An Upset and a Thrilling Finish on Day 1 of the Track & Field World Championships

August 16, 2009

In the same Berlin stadium where the legendary Jesse Owens shattered Hitler's propaganda machine, three of track's biggest sprint stars - Tyson Gay, Usain Bolt, and Asafa Powell - are gearing up for a showdown in Owens' signature event, the 100m.

Bolt, the defending Olympic champion from Jamaica, got off to a good start in his quarterfinal heat, and then effortlessly jogged home the final 40 meters in a time of 10.03 seconds. It is difficult to remember any runner in the sport's history making a 10.03 run look as easy as Bolt did on Saturday.

In contrast, American Tyson Gay now appears to be fighting himself a little bit after his spectacular spring. Gay won his heat in a stellar time of 9.98 seconds, but had to overcome a poor start and exert himself somewhat down the stretch to post that time.

Gay has been bothered by a recent groin injury, casting doubt onto his chances of upsetting Bolt. Gay's best opportunity might come later in the 200m, his favorite event.

Forgotten in all the Bolt-Gay hoopla is the former world-record holder from yard, Asafa Powell. Powell has been inconsistent all season, but now appears to be peaking at the right time. In his quarterfinal heat, he had a great start, took a comfortable lead, and then relaxed down the final 20 meters to finish in an impressive 9.95 seconds. Powell's time was the fastest of the day.

It's only fitting that one of the most anticipated 100m finals in recent memory is taking place in Berlin. And in keeping with Owens' legacy, the charismatic Bolt and the classy Tyson Gay will surely win over the German fans in much the same way that Owens transcended national and racial boundaries in 1936.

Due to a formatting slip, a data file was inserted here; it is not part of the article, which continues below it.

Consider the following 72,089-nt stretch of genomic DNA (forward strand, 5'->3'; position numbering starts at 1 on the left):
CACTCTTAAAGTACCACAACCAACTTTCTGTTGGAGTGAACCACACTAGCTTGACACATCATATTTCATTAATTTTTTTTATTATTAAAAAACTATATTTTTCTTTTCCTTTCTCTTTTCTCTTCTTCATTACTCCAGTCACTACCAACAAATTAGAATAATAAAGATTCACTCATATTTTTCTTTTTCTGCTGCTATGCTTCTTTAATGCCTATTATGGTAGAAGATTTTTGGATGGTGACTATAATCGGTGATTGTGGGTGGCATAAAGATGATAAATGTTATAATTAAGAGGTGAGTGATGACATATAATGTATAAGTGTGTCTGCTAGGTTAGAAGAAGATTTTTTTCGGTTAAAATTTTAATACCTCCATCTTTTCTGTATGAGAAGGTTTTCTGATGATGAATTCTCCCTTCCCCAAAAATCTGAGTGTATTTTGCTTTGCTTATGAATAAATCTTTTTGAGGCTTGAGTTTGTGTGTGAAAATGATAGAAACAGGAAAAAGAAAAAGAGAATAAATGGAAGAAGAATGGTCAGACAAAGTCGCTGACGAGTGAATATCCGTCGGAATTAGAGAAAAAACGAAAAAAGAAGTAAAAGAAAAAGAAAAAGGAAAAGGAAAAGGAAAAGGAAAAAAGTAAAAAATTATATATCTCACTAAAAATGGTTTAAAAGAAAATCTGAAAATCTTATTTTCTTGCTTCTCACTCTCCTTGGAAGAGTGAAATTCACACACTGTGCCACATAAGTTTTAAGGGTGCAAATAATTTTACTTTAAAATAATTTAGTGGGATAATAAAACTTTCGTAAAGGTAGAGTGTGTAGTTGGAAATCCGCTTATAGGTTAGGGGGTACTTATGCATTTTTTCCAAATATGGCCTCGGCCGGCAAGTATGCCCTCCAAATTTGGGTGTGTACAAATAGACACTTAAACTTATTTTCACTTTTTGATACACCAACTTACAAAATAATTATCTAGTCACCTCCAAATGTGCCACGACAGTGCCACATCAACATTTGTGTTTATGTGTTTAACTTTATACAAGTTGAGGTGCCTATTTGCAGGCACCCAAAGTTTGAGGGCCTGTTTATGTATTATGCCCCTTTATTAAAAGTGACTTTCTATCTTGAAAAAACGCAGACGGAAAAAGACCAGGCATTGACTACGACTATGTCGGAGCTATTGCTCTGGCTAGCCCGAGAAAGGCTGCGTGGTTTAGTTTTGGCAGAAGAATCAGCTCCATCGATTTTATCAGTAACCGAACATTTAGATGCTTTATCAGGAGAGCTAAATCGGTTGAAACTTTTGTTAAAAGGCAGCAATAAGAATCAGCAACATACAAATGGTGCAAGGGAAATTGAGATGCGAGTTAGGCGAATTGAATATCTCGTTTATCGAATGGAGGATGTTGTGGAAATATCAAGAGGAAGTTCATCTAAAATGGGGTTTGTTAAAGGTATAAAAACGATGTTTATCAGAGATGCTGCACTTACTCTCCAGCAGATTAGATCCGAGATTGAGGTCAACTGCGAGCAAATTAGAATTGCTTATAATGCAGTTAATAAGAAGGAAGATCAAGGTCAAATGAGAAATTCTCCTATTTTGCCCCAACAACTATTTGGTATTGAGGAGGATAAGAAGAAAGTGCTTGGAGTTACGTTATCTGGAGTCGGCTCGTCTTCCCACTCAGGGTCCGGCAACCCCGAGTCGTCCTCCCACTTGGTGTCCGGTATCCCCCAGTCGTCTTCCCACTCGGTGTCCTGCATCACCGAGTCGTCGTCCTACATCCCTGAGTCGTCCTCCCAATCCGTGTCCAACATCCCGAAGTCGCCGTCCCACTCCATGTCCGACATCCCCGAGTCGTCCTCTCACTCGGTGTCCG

A Thrilling Finish in the Women's 10,000m

Using her graceful long stride, 19 year-old Kenyan Linet Masai outran her Ethiopian competitors in the final 50 meters to win the Women's 10,000m in a time of 30 minutes and 51.24 seconds.

For roughly a decade, the Ethiopian team has owned this event. And with Ethiopian favorite Meseret Defar included in Saturday's field, it was assumed that the country's winning tradition would continue.

At the bell lap, a small lead pack of 3 Ethiopian and 2 Kenyan runners battled to an exciting finish.

Twice on the final backstretch, Masai appeared to get bumped by the other runners, as she once had to alter her stride to avoid a collision. Entering the final 100 meters Defar was in front, but within seconds she quickly began to fade. Her teammate Meselech Melkamu overtook her, seizing control of the race.

For an instant, it appeared that Melkamu would cruise to victory, but Masai then displayed her strong finishing kick. Masai passed Melkamu on the outside, with Melkamu unaware of her move. The Ethiopian momentarily raised her arms in victory, only to realize that she had indeed finished second.

Melkamu would finish merely one-tenth of a second behind Masai.

Olympic Champion Angelo Taylor is Eliminated

The biggest surprise of the day occurred in the Men's 400m hurdles, as 2008 Olympic gold medalist Angelo Taylor was eliminated during the preliminary heats.

Taylor got off to a quick start, but then relaxed in the middle stages of his heat. As a result, he quickly fell behind and was forced to play catch-up the rest of the way.

Approaching the final hurdle, Taylor appeared to chop his steps somewhat, further complicating matters. He would finish in fourth place, unable to advance with his time of 49.64 seconds.

Meet officials later disqualified Australian runner Brendan Cole, which would have put Taylor into the next round of competition. However, that disqualification turned out to be only a cruel tease for Taylor, as Cole was reinstated after a video review.

A U.S. appeal was denied, eliminating Taylor from the competition.

By Mike Elliott
Staff Editor for

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